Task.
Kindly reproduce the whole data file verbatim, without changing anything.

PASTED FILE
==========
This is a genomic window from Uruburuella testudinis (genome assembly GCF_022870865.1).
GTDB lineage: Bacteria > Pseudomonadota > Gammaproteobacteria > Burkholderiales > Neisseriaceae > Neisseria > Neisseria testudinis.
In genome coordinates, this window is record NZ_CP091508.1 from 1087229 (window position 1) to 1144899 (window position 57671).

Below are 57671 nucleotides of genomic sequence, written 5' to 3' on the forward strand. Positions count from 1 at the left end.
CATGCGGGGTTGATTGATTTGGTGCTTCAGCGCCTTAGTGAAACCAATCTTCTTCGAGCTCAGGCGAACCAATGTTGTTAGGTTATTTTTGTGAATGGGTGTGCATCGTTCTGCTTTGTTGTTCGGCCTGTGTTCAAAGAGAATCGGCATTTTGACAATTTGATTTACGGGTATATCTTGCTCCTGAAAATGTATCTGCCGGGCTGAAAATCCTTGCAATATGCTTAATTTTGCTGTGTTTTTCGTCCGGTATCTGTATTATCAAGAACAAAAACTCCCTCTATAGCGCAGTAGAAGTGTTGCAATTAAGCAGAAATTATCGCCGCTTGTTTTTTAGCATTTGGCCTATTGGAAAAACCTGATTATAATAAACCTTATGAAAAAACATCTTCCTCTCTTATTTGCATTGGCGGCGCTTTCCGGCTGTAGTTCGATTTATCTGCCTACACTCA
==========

This is a genomic window from Uruburuella testudinis (genome assembly GCF_022870865.1).
GTDB lineage: Bacteria > Pseudomonadota > Gammaproteobacteria > Burkholderiales > Neisseriaceae > Neisseria > Neisseria testudinis.
In genome coordinates, this window is record NZ_CP091508.1 from 1087229 (window position 1) to 1144899 (window position 57671).

Below are 57671 nucleotides of genomic sequence, written 5' to 3' on the forward strand. Positions count from 1 at the left end.
CATGCGGGGTTGATTGATTTGGTGCTTCAGCGCCTTAGTGAAACCAATCTTCTTCGAGCTCAGGCGAACCAATGTTGTTAGGTTATTTTTGTGAATGGGTGTGCATCGTTCTGCTTTGTTGTTCGGCCTGTGTTCAAAGAGAATCGGCATTTTGACAATTTGATTTACGGGTATATCTTGCTCCTGAAAATGTATCTGCCGGGCTGAAAATCCTTGCAATATGCTTAATTTTGCTGTGTTTTTCGTCCGGTATCTGTATTATCAAGAACAAAAACTCCCTCTATAGCGCAGTAGAAGTGTTGCAATTAAGCAGAAATTATCGCCGCTTGTTTTTTAGCATTTGGCCTATTGGAAAAACCTGATTATAATAAACCTTATGAAAAAACATCTTCCTCTCTTATTTGCATTGGCGGCGCTTTCCGGCTGTAGTTCGATTTATCTGCCTACACTCA